One-time West Sussex home of Lord Woolton, the man credited with “keeping the nation fed” during World War II, is for sale; it also belonged to the Kleinwort banking family and has gardens by Gertrude Jekyll
The man responsible for ensuring the British populous were fed throughout World War II did so by encouraging them to eat “steak and kidney pie without the steak and kidney”. Salford born Frederick Marquis – later Lord Woolton as he could not be made “Baron Marquis” – was Minister of Food between 1940 and 1943 and in April 1941 took an advert in The Times to promote what he called ‘The Lord Woolton Pie’.
Consisting of boiled diced vegetables and the creation of The Savoy Hotel’s maître chef, François Latry, the simple dish was nutritious and could be easily adapted to reflect the seasonal availability of ingredients. It did not prove exactly popular but as part of Woolton’s catchy ‘Waste Not, Want Not’, ‘Eat Your Greens’ and ‘Grow Your Own’ campaigns, is remembered as a mainstay dish of the years of rationing.
After the war, Woolton (1883 – 1964), a key executive of the now defunct Liverpool based Lewis’s department store chain between 1928 and 1951, decided to move to West Sussex and bought a house named Chownes Mead just outside the market village of Cuckfield. That house – which is now for sale for £5.75 million ($7.17 million, €6.77 million or درهم26.33 million) down from £6.25 million ($7.79 million, €7.38 million or درهم28.62 million) when it was launched to the market last September – was built between 1912 and 1920 for the newly wealthy Kleinwort banking family and had been used by the Canadian army as a maternity hospital during the war.
Lord Woolton sold Chownes Mead in 1955 at auction and in the time since it has had only two other owners. Sold last in 2011 with a guide price of £3.5 million in 2011 (the equivalent of £3.9 million, $4.9 million, €4.6million or درهم17.8 million today) when it came with some 30 acres of land, the property now stands in just 20.5 acres and is being marketed minus one of its cottages. The renovated Grade II listed main house provides a total of 11,745 square foot of accommodation with 8 bedrooms and 7 bathrooms and in addition there are two cottages in a converted coach house and a garage block with a flat above.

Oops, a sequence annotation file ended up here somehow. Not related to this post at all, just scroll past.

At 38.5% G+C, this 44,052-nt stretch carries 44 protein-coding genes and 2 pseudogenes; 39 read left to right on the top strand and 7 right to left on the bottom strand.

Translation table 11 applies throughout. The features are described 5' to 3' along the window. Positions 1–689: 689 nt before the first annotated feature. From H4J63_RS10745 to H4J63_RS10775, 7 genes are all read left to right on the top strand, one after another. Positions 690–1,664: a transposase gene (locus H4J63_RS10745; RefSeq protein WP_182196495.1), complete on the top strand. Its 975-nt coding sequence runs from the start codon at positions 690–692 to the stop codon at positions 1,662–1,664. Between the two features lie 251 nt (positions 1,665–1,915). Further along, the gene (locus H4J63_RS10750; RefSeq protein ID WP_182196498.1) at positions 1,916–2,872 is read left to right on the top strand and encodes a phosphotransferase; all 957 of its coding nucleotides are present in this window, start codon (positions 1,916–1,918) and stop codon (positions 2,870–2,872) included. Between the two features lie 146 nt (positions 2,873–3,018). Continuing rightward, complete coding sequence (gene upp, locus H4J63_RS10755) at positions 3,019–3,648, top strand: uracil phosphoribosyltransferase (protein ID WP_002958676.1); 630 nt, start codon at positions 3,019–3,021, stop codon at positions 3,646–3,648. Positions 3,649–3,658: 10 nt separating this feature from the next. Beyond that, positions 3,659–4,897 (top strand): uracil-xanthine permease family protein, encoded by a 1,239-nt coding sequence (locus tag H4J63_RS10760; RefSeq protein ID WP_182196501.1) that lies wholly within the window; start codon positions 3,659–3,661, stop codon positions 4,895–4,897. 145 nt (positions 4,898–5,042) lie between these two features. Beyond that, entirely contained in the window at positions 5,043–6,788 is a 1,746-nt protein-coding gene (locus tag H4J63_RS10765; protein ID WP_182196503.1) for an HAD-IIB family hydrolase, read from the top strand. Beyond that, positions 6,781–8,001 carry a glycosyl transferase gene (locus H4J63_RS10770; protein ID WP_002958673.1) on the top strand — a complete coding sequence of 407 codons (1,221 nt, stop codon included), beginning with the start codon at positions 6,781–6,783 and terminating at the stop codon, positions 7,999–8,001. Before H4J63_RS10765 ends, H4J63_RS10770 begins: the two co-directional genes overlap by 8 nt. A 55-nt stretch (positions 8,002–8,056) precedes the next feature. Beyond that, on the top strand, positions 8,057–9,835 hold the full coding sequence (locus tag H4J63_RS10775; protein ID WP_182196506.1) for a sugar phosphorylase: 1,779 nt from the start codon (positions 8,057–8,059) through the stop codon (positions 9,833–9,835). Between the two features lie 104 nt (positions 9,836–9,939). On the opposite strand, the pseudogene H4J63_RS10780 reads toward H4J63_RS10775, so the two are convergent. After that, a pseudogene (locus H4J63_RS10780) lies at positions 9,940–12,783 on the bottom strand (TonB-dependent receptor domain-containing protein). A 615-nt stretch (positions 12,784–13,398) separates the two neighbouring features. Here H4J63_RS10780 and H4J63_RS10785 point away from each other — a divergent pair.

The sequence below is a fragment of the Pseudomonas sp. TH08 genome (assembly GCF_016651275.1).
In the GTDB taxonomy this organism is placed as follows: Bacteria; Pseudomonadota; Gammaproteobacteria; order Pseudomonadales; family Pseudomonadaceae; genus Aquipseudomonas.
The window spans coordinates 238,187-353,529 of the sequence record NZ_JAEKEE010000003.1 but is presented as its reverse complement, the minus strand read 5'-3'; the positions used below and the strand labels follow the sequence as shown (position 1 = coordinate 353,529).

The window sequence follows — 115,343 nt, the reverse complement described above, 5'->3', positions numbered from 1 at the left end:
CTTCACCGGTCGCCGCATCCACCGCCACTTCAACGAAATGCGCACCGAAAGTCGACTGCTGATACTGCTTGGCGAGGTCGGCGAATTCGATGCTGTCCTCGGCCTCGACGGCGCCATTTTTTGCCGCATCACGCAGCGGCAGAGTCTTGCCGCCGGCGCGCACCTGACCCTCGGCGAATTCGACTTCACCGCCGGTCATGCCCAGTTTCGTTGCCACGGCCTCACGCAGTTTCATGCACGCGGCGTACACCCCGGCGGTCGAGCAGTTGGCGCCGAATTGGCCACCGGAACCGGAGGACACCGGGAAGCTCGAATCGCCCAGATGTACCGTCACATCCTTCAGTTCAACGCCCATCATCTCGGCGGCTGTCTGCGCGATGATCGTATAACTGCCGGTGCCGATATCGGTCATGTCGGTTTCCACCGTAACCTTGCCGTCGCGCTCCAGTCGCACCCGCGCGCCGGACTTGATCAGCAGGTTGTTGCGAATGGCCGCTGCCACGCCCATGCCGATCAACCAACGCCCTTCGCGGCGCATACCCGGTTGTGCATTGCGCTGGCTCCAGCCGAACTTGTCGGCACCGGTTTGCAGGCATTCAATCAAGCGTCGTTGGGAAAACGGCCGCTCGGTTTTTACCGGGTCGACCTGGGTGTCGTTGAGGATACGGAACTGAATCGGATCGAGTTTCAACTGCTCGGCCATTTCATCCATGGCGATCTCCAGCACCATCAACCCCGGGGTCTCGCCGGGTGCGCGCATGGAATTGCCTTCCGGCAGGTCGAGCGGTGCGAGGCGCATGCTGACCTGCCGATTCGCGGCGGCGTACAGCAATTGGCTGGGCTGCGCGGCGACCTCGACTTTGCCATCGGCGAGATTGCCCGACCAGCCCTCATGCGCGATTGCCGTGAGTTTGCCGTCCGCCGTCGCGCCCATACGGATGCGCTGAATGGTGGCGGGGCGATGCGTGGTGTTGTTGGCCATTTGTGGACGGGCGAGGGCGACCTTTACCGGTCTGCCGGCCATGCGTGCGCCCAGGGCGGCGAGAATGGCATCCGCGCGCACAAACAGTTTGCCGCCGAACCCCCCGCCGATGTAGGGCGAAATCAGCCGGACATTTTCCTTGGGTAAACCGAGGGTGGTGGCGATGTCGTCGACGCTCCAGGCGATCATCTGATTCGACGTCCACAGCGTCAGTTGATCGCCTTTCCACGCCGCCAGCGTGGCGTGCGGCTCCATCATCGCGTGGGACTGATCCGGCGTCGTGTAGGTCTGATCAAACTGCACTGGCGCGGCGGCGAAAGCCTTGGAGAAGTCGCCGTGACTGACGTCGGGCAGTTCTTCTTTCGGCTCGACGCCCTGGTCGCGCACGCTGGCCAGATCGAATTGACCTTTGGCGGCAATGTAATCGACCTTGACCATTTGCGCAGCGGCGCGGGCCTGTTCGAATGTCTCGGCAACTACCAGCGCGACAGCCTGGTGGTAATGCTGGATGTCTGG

Selling agents Savills don’t ration their words in their marketing literature. They repeatedly describe the property as “exceptional” and wax lyrical of how it exudes the “undisturbed atmosphere of an altogether gentler age; a peaceful place from which to escape the busy outside world”.
The full recipe for the Lord Woolton Pie follows:
Take 1lb, each diced, of potatoes, cauliflower, swedes and carrots, three or four spring onions – if possible, one teaspoonful of vegetable extract, and one tablespoonful of oatmeal. Cook all together for 10 minutes with just enough water to cover. Stir occasionally to prevent the mixture from sticking. Allow to cool; put into a pie dish, sprinkle with chopped parsley, and cover with a crust of potato or wheatmeal pastry. Bake in a moderate oven until the pastry is nicely browned and serve hot with a brown gravy.